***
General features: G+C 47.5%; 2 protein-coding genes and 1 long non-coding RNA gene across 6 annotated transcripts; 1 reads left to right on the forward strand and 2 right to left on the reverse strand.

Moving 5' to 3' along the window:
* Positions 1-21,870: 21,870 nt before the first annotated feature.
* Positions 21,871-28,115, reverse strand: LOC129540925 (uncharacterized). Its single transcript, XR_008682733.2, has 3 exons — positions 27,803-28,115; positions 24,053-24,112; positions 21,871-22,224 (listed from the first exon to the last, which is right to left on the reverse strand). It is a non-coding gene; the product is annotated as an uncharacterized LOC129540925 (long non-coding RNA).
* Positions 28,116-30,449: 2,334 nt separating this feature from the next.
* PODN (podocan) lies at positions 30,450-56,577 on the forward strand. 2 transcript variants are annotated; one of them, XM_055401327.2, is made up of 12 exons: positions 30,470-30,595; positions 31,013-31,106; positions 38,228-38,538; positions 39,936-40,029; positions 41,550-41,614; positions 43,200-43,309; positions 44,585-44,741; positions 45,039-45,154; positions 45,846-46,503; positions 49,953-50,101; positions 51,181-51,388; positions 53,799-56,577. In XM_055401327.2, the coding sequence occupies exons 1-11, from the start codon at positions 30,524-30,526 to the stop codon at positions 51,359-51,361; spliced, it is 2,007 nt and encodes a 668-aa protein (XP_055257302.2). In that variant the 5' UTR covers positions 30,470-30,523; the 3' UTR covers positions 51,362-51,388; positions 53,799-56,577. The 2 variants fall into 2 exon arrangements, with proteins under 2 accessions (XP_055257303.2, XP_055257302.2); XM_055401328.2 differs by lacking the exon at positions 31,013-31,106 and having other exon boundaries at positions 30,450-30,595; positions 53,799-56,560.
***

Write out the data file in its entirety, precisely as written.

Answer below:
General features: G+C 47.5%; 2 protein-coding genes and 1 long non-coding RNA gene across 6 annotated transcripts; 1 reads left to right on the forward strand and 2 right to left on the reverse strand.

Moving 5' to 3' along the window:
* Positions 1-21,870: 21,870 nt before the first annotated feature.
* Positions 21,871-28,115, reverse strand: LOC129540925 (uncharacterized). Its single transcript, XR_008682733.2, has 3 exons — positions 27,803-28,115; positions 24,053-24,112; positions 21,871-22,224 (listed from the first exon to the last, which is right to left on the reverse strand). It is a non-coding gene; the product is annotated as an uncharacterized LOC129540925 (long non-coding RNA).
* Positions 28,116-30,449: 2,334 nt separating this feature from the next.
* PODN (podocan) lies at positions 30,450-56,577 on the forward strand. 2 transcript variants are annotated; one of them, XM_055401327.2, is made up of 12 exons: positions 30,470-30,595; positions 31,013-31,106; positions 38,228-38,538; positions 39,936-40,029; positions 41,550-41,614; positions 43,200-43,309; positions 44,585-44,741; positions 45,039-45,154; positions 45,846-46,503; positions 49,953-50,101; positions 51,181-51,388; positions 53,799-56,577. In XM_055401327.2, the coding sequence occupies exons 1-11, from the start codon at positions 30,524-30,526 to the stop codon at positions 51,359-51,361; spliced, it is 2,007 nt and encodes a 668-aa protein (XP_055257302.2). In that variant the 5' UTR covers positions 30,470-30,523; the 3' UTR covers positions 51,362-51,388; positions 53,799-56,577. The 2 variants fall into 2 exon arrangements, with proteins under 2 accessions (XP_055257303.2, XP_055257302.2); XM_055401328.2 differs by lacking the exon at positions 31,013-31,106 and having other exon boundaries at positions 30,450-30,595; positions 53,799-56,560.